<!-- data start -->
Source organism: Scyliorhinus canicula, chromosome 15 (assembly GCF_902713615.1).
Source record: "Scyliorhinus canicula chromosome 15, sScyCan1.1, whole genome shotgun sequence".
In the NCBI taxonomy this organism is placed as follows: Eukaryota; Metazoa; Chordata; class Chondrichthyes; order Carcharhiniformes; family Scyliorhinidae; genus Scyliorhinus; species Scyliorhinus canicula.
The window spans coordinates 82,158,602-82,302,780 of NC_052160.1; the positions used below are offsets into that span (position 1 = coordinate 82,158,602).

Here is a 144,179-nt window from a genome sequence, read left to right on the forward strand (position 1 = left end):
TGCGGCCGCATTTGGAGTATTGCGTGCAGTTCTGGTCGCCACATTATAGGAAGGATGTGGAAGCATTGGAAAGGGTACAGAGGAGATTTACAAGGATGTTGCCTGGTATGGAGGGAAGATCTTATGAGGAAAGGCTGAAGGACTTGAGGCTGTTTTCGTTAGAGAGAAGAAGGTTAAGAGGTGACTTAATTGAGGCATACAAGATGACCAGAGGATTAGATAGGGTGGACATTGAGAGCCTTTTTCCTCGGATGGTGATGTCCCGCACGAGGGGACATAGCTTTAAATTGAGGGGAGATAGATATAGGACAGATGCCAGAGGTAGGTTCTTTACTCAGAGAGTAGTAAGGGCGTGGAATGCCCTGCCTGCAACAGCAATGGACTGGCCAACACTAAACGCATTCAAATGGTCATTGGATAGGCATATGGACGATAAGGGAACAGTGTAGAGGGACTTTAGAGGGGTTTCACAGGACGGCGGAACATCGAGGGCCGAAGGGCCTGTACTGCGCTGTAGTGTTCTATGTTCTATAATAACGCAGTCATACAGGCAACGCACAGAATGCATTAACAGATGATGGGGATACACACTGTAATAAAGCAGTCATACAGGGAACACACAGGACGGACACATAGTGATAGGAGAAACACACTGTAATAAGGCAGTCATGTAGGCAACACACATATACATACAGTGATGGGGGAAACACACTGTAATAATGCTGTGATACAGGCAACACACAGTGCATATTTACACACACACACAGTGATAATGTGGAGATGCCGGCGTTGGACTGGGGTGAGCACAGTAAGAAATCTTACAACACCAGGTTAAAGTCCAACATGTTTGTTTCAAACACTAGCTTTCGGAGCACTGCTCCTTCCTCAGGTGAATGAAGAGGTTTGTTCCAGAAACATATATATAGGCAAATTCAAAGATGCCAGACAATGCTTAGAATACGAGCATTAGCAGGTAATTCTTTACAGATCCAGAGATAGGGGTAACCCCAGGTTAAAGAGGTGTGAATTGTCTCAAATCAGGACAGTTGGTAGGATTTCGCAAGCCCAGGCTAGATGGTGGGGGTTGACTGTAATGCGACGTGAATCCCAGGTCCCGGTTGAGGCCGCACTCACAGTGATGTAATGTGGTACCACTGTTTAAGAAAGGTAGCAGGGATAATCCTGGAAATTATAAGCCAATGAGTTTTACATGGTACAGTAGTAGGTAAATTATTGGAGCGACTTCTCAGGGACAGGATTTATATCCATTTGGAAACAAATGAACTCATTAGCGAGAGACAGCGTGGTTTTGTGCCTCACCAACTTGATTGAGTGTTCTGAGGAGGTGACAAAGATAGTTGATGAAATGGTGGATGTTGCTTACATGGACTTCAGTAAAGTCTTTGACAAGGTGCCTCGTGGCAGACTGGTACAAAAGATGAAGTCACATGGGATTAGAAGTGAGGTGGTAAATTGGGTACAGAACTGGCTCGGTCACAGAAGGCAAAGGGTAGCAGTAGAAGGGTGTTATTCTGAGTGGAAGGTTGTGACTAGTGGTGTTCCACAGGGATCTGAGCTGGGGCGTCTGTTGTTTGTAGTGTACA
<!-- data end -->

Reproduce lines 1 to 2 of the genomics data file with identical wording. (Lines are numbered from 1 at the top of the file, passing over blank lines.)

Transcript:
Source organism: Scyliorhinus canicula, chromosome 15 (assembly GCF_902713615.1).
Source record: "Scyliorhinus canicula chromosome 15, sScyCan1.1, whole genome shotgun sequence".